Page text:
A Competitive Spirit
Sport holds a very different meaning for Australians. One must play to win, unlike Coubertin’s motto, the most important thing is to participate. Sport rivalry is a very strong tradition in Australian culture. Gallipoli, although being a movie reminding people why ANZAC day is celebrated in a first place, is full of people challenging each other while others are betting on the potential result7. The competitive instinct between mates in Gallipoli is perpetuated when Archy and Frank race each other: winning is what counts.
In Save Your Legs, the improbable team goes to a country where even street kids are good at cricket. This does not scare them; they play confidently till the last minute despite being much weaker than their opponents. In the end, victory goes to India; this outcome does not surprise anyone. Still, when the tournament is over, they are celebrating. Celebration is when there is victory but Teddy’s team was celebrating a good time spent amongst mates!
This was their way of showing that Australians know how to be fair but when challenged, once again, by his rival, Teddy holds his head up and accepts the new challenge. Though his team is not really keen to have another match against the Indians, they back him up and show determination. Even if defeat has swept over them, they do not ever give up. They are a team and will accept any challenge because the important thing is to stand strong and not bow down. Mateship is what saves the last match as it would have been unconceivable that an Australian movie shows that their team lost both matches against India.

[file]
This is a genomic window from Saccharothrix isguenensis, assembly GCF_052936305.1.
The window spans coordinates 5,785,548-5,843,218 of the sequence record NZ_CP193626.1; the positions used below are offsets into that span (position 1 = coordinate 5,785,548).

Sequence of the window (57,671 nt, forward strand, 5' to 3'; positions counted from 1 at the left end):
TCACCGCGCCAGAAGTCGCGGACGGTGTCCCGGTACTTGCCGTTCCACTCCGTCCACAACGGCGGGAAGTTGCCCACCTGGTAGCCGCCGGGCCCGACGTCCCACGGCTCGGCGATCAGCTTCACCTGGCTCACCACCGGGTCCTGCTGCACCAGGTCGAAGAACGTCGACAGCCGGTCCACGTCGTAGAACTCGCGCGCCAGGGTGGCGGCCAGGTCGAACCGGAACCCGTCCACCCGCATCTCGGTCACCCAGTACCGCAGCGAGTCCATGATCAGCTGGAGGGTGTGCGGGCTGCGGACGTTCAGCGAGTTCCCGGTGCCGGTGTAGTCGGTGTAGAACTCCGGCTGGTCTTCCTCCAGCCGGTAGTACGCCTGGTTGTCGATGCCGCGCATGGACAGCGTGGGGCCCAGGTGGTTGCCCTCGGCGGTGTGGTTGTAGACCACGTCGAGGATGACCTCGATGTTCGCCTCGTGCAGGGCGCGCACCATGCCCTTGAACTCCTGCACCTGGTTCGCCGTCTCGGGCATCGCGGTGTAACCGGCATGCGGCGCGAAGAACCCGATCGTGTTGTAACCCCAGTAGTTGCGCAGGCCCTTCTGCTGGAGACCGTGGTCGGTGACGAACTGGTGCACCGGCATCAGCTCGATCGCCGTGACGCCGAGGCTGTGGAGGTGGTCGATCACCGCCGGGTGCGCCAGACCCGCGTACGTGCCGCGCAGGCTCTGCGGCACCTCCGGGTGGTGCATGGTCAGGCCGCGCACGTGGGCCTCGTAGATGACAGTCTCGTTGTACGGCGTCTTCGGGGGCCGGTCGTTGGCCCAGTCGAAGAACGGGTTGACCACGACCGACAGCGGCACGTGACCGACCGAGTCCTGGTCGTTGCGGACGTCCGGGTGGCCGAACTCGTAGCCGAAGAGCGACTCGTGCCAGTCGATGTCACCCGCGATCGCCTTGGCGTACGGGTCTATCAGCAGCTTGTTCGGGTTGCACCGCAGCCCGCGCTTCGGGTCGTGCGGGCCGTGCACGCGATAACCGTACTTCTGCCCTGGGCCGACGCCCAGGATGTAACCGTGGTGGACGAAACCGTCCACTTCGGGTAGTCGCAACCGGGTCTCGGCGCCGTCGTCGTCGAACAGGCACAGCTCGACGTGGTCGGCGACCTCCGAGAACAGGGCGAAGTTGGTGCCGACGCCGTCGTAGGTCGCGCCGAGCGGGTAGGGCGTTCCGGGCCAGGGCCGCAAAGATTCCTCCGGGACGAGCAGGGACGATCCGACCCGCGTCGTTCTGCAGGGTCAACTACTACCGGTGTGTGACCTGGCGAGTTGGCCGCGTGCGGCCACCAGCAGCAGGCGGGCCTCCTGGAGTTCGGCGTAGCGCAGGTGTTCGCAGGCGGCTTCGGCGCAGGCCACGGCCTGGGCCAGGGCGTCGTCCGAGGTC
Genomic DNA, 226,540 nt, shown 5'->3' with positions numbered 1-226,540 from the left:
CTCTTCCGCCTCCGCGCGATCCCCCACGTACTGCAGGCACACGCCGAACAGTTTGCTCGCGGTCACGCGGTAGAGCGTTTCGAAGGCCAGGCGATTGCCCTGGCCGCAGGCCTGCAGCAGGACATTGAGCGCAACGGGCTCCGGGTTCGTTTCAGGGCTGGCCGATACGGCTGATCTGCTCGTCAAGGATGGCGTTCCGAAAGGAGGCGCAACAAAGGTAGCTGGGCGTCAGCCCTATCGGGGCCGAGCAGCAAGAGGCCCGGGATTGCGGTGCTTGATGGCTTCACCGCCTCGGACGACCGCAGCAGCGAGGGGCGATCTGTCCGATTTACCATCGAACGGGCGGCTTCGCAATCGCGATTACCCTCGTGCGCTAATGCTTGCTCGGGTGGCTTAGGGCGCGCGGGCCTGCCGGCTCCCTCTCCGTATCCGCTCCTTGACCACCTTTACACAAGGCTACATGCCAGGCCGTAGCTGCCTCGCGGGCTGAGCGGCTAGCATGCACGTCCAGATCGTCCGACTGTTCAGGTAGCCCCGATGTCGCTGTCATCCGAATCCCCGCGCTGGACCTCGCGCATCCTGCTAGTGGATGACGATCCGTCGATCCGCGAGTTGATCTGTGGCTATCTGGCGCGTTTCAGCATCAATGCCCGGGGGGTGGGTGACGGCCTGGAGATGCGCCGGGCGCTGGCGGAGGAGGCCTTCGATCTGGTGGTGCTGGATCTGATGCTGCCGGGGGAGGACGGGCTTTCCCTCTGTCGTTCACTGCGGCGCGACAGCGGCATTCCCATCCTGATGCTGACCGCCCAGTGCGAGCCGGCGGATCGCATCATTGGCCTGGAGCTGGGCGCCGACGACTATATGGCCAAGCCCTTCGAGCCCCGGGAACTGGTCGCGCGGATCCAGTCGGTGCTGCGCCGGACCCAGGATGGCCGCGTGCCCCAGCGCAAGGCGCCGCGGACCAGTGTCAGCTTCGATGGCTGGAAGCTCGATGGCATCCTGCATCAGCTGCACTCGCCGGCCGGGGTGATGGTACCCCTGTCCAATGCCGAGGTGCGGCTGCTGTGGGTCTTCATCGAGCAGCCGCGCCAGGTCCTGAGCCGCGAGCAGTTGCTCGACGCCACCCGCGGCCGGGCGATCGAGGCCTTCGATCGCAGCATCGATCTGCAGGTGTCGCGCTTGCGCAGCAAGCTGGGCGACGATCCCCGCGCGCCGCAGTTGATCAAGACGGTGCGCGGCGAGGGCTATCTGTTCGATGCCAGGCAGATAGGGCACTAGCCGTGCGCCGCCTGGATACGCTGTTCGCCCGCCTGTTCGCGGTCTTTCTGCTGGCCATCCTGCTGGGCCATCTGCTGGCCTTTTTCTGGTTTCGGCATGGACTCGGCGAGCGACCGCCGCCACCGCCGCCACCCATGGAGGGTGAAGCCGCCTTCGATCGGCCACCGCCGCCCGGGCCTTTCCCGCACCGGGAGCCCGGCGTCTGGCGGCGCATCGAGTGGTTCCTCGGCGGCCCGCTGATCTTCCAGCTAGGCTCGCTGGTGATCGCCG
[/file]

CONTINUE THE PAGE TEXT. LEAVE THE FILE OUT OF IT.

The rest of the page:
Interestingly, the cricket competition takes place between two former British colonies. Going to India rather than England, is a means of asserting Australia’s cultural independence from Great Britain. Another national myth can, here, be read in the form of anti-authoritarianism as the happy end shows both team celebrating without any trace of bitterness. Distancing themselves from Great Britain, Australians have taken what they deemed to be good from their colonial legacy and made a hybrid culture out of it all; one belonging to them.
Save Your Legs does not show Australia’s best beaches and modern cities – stereotypical ads used to lure immigrants – but one which concentrates on what makes Australians thrill. Since it is a movie about winning a game, women were obviously discarded from the main plot in order to focus on mateship and the competitive instinct among young men. Save Your Legs is a rather entertaining movie, compared to Wake in Fright and Gallipoli, as it is more enjoyable for viewers to watch a movie with a happy end rather than a tragic one.
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ESPN. “(Photo) Fanatic Indian Supporters Cause a Riot in the Eden Garden Stands.” Cricinfo. Accessed January 19, 2014. http://www.espncricinfo.com/ci/content/image/281417.html.
Hicklin, Boyd. Save Your Legs! Comedy, 2013.
Jamieson, Alastair. “England Faces Century-Old Olympic Cricket Challenge from Former Enemy France.” Telegraph.co.uk, 09:15, sec. olympics. http://www.telegraph.co.uk/sport/olympics/news/5157174/England-faces-century-old-Olympic-cricket-challenge-from-former-enemy-France.html.
McFarlane, Brian. Australian Cinema. New York (N.Y.): Columbia university press, 1988.
Ryan, Mark David. “A Silver Bullet for Australian Cinema_ Genre Movies and the Audience Debate.pdf.” Dropbox. Accessed January 19, 2014. https://www.dropbox.com/sh/tebj971a1sq9bus/uVSqZ-qhHV/A%20silver%20bullet%20for%20Australian%20cinema_%20Genre%20movies%20and%20the%20audience%20debate.pdf.
“Save Your Legs! | ON DVD, BLU-RAY & DIGITAL 17 JULY | Official Film Site | Madman Entertainment.” Save Your Legs! – ON DVD, BLU-RAY & DIGITAL 17 JULY. Accessed December 19, 2013. http://www.saveyourlegs.com/.